Metal Spinning How to Part Two -- Tool Rest
Metal Spinning How To, Part Two -- Tool Rest
Our objective is to promote metal spinning as a popular hobby and professional art form. We feel that the best way to secure this objective is to show people how to do metal spinning on wood lathes rather than the typical metal spinning lathe. Because of the success in promoting woodturning in the United States and England after World War II, there are now hundreds of thousands of woodturning lathes in the United States. There are only a few hundred of the old cast iron hand metal spinning lathes. They are hard to find, almost always need restoration, and they don’t have the modern motors and speed controller that are now typical of the large woodturning lathes. I have never spun metal on a “metal spinning lathe”; I have alway spun on large woodturning lathes converted to metal spinning.
The subject of this post is the metal spinning tool rest. The major differentiator between the woodturning lathe and the metal spinning lathe is the tool rest. To convert from a wood turning lathe to a metal spinning lathe you simply need to remove the woodturning tool rest and and replace it with the metal spinning tool rest. I am going to describe the metal spinning tool rests I have used on the big woodturning lathes such as the OneWay 2436, Powermatic 4224, and the Laguna REVO 2436. There are many others and almost all of them could be used as metal spinning lathes very effectively.
The metal spinning tool rest has three parts. The first is the tool rest, a horizontal steel bar with vertical holes along the top surface. Second is a vertical tool post that is attached to the horizontal tool rest.
Third is the fulcrum pin(s).
The tool post is most often tack welded to the tool rest bar. This welded subassembly is also referred to as the “T”-rest, because it is “short” for tool rest and also because it looks like the letter “T”. The tool rest is inserted into the banjo of the wood lathe. When inserted into the banjo, the banjo can allow and/or restrict the rotation and up and down movement of the tool post.
The banjo with the tool rest inserted can then be moved in the X and Y axis and allow rotation about the Z axis. The fulcrum pin can then be inserted to any of the 13 holes in the tool rest and be moved in the X axis as appropriate. Between the tool rest and the banjo, adjustments and movement can made in almost every possible direction to secure the best possible mechanical and strategic advantage during the spinning operations.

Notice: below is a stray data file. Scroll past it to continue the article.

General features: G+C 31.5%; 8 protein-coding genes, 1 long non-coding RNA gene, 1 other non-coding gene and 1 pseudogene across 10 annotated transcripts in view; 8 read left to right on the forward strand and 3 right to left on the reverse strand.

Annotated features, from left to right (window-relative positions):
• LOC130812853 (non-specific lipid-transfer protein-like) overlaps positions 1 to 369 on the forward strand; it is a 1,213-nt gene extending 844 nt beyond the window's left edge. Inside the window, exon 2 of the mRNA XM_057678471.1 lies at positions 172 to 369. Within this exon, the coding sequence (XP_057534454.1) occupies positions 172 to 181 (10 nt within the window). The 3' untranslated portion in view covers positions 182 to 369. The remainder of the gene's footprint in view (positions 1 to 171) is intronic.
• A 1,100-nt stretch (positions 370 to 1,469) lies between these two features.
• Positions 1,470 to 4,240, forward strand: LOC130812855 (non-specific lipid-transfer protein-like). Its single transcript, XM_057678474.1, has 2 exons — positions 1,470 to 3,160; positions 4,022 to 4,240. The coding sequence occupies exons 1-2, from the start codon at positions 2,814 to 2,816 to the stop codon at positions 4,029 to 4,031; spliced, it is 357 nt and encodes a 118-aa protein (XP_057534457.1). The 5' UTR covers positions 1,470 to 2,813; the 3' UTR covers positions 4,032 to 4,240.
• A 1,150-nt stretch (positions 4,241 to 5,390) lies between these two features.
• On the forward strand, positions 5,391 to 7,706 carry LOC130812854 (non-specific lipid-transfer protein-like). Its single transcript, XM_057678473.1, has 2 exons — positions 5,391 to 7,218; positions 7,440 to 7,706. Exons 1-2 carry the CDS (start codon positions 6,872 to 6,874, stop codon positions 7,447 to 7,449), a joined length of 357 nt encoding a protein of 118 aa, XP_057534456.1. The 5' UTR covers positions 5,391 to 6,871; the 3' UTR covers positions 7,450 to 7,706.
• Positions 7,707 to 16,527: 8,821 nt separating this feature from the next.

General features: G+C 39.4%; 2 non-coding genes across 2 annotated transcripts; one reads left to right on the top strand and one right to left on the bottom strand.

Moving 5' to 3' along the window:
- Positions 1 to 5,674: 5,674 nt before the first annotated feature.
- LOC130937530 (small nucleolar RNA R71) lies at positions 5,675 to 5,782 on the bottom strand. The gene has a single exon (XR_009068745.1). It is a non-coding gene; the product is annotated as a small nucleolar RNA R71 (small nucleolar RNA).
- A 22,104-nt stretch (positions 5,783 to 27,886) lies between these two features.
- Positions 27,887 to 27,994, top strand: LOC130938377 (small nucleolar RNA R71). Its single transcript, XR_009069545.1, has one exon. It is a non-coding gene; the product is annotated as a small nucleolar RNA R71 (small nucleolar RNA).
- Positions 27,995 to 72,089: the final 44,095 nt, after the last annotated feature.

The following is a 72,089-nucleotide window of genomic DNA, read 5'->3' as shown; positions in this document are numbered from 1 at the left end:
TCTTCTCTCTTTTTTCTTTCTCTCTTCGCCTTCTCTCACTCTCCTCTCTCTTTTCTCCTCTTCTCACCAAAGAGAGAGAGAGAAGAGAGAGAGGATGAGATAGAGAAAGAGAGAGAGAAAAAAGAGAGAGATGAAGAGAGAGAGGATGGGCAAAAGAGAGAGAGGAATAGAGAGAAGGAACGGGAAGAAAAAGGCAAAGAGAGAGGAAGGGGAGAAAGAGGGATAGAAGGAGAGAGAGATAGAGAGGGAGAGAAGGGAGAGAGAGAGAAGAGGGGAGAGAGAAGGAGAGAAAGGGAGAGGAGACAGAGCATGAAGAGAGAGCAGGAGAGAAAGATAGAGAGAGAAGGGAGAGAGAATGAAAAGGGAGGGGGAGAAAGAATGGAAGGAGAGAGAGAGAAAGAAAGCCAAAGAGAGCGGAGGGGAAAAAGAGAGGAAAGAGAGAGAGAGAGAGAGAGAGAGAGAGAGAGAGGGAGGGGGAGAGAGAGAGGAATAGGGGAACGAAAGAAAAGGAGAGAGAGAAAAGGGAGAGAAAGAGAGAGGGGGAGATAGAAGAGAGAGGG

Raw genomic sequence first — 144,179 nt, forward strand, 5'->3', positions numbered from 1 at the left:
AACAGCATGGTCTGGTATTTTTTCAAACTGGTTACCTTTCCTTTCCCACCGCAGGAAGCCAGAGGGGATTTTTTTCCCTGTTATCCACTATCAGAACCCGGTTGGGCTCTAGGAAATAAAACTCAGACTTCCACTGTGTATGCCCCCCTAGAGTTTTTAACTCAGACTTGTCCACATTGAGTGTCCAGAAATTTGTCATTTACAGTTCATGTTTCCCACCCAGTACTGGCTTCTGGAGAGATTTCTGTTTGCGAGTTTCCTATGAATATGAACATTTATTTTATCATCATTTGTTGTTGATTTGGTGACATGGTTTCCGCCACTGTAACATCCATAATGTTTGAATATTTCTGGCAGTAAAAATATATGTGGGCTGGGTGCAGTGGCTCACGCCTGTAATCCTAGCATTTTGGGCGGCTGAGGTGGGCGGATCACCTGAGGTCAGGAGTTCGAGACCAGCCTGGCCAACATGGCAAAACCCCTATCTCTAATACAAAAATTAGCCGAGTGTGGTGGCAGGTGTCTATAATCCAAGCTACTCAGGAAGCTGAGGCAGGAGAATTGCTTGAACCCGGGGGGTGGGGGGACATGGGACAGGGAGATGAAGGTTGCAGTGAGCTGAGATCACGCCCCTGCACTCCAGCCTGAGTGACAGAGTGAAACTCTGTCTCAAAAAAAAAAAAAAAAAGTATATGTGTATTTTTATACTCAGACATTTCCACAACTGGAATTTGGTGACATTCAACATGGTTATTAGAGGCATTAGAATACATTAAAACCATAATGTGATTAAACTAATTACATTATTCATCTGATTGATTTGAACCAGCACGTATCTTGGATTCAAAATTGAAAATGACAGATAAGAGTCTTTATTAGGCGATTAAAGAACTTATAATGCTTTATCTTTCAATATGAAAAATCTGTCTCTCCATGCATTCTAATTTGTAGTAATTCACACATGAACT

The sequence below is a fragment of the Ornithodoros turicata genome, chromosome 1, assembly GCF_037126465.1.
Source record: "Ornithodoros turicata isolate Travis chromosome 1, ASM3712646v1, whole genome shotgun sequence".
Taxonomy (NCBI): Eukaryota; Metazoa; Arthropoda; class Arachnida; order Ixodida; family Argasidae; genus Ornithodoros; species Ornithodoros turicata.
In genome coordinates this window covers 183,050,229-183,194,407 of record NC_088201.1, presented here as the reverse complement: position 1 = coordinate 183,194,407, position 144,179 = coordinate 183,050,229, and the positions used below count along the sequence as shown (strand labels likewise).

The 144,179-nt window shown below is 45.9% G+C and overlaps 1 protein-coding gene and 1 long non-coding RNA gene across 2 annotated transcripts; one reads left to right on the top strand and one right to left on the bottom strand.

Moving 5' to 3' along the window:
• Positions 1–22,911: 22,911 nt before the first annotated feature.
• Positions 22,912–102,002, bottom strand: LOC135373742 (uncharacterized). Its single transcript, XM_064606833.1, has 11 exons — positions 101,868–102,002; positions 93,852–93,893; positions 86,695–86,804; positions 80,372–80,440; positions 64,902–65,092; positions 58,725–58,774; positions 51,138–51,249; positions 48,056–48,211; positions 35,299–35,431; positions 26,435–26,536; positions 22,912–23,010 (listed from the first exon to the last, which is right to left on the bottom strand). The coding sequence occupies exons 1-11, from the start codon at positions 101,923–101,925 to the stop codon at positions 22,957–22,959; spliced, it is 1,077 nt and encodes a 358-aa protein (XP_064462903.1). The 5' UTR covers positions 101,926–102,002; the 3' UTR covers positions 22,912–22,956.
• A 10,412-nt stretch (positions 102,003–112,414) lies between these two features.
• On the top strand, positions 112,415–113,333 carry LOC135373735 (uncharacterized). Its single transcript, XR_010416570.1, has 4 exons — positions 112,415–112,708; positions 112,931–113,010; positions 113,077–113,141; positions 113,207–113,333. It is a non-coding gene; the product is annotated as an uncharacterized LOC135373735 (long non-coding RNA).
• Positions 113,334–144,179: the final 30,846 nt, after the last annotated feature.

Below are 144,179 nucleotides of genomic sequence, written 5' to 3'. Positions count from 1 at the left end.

The positioning of the tool rest fulcrum pin and banjo are not static but rather very dynamic in that everything is being moved and adjusted as the spinning operation is going on. In general the fulcrum pin is be moved towards the headstock as the spinning proceeds. Each operation and each type of Metal Spinning Tool is likely to require an adjustment of the tool rest and/or banjo.
After teaching for many years I have found that students are very reluctant to make all the appropriate adjustments during the spinning operation. They often try to substitute brute force rather than making the adjustments that would give them the advantage by using the tool rest correctly. However, I do understand and acknowledge that I also get lazy and try to get in a few more strokes before making the appropriate adjustments.
In an effort to encourage students to make these adjustment I have looked at the tool rest to see if it could be designed in such a way to make it easier to make these adjustments. Looking at videos of professional hand metal spinners using the old monster lathes I have noticed that the fulcrum pin(s) tool rests are very worn from many decades of use. My first thought was, why wouldn’t they make themselves a new tool rest and fulcrum pins. What I found out was that these item just get better the more they are used and worn. This allows the fulcrum pin to be moved quickly and easily without even thinking about it. Looking at the Metal Spinning Tool Rests that I sell, the tolerance between the fulcrum pin and holes in the tool rest are much too tight. I have redesigned and reworked the fulcrum pins so they are sloppy in the holes in the tool rest. When the pin is inserted they rattle until your left hand is placed on the pin.
Once the appropriate adjustments have been made the metal spinner places the a metal spinning tool onto the tool rest and the uses their left hand to hold the tool on the tool rest and up against the fulcrum pin. They then place their thumb on top of the fulcrum pin. Think of your hand as being wrapped with a half a roll of duct tape in such a way that the only possible movement is in the fulcrum pin about the “Z” axis.
In this discussion we have described how the addition of the metal spinning tool rest is used to convert a woodturning lathe into a metal spinning lathe. While this is the major differentiator between the wood lathe and metal spinning lathe the next obvious difference is the metal spinning tools. There are three common types of tools used, spinning, trimming and beading tools. I think each of the tools would require and deserve a 1,000 words. In the next post I will describe the spinning tools.
If you missed the first post in this series here is a link http://newproductllc.com/blog/metal-spinning-how-to-part-one-lever-and-fulcrum/